OFTEN described as the last successful cavalry charge of modern warfare, the World War I attack on Beersheba will be long remembered in history.
This Sunday, a two-hour memorial service will be held at Remount Park in Holsworthy to celebrate the bravery of the 800 Australian light horseman who charged on Ottoman Turk forces, and led the Allied powers to campaign victory.
The battle took place on October 31 in 1917 when the Gaza theatre was at a stalemate.
Turkish forces from the Ottoman Empire held a strong defence with no signs of weakening.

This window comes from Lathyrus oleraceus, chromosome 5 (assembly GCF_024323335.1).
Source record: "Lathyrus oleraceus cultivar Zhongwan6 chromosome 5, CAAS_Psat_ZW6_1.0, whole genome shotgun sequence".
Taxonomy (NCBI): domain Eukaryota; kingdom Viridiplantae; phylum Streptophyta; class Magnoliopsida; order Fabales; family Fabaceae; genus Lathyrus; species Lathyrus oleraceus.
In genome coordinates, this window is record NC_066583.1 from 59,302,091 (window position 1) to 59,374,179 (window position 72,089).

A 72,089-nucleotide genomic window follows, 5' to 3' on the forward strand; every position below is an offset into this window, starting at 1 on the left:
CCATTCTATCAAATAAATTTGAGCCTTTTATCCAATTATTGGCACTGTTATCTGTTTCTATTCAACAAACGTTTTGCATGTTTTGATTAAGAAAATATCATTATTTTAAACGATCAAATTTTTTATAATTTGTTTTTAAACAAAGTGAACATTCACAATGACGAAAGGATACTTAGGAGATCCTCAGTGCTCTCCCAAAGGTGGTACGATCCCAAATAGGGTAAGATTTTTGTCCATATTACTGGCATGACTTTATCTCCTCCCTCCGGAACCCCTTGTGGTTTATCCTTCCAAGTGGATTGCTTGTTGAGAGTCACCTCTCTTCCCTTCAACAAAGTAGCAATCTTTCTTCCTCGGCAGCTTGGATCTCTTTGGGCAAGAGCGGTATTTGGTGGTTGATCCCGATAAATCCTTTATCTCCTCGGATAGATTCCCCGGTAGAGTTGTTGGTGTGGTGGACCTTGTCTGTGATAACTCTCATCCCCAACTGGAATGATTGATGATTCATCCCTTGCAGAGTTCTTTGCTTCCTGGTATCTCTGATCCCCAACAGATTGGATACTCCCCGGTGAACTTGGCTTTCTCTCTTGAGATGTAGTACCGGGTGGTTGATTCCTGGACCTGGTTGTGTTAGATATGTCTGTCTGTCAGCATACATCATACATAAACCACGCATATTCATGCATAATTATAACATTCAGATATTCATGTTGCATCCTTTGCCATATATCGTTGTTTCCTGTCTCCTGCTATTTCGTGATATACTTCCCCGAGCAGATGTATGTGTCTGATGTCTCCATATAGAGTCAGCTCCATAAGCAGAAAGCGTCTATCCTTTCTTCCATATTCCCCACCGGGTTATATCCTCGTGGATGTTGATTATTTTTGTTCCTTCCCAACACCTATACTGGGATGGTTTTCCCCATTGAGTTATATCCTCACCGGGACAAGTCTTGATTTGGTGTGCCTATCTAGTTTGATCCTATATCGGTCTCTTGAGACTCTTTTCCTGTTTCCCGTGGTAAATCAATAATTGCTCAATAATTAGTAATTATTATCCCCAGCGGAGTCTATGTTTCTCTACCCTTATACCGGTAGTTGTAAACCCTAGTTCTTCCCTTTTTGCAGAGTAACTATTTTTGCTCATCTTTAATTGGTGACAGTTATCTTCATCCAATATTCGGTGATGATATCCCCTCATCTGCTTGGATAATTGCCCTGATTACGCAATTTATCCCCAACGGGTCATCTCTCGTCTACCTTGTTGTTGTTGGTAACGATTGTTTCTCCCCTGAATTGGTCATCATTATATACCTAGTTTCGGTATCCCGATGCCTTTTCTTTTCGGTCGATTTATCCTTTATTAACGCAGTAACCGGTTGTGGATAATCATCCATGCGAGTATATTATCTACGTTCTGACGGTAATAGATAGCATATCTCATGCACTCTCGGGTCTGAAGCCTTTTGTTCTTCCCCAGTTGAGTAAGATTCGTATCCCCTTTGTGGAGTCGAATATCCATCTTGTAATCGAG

In an effort to seize Jerusalem members of the 4th Light Horse Brigade stormed through Turkish defences and seized the strategic town of Beersheba.
The capture of Beersheba enabled British forces to break the Ottoman line near Gaza on November 7, and advance into Palestine.
Collin Broadbeach from the Australian Christian Nation Association said the Australian light horseman were at the forefront of victory.
"Our mounted cavalry broke the back of Ottoman Empire," he said.
"Their advance broke the stalemate . . ."
He said the momentum of the surprise attack carried them through Turkish defences, and in less than an hour, they had overrun Turkish positions.
About 40,000 Allied troops attacked Ottoman lines.
In the cavalry charge, 31 Australians died and 36 were wounded.
The commemoration service will run from 2pm to 4.30pm.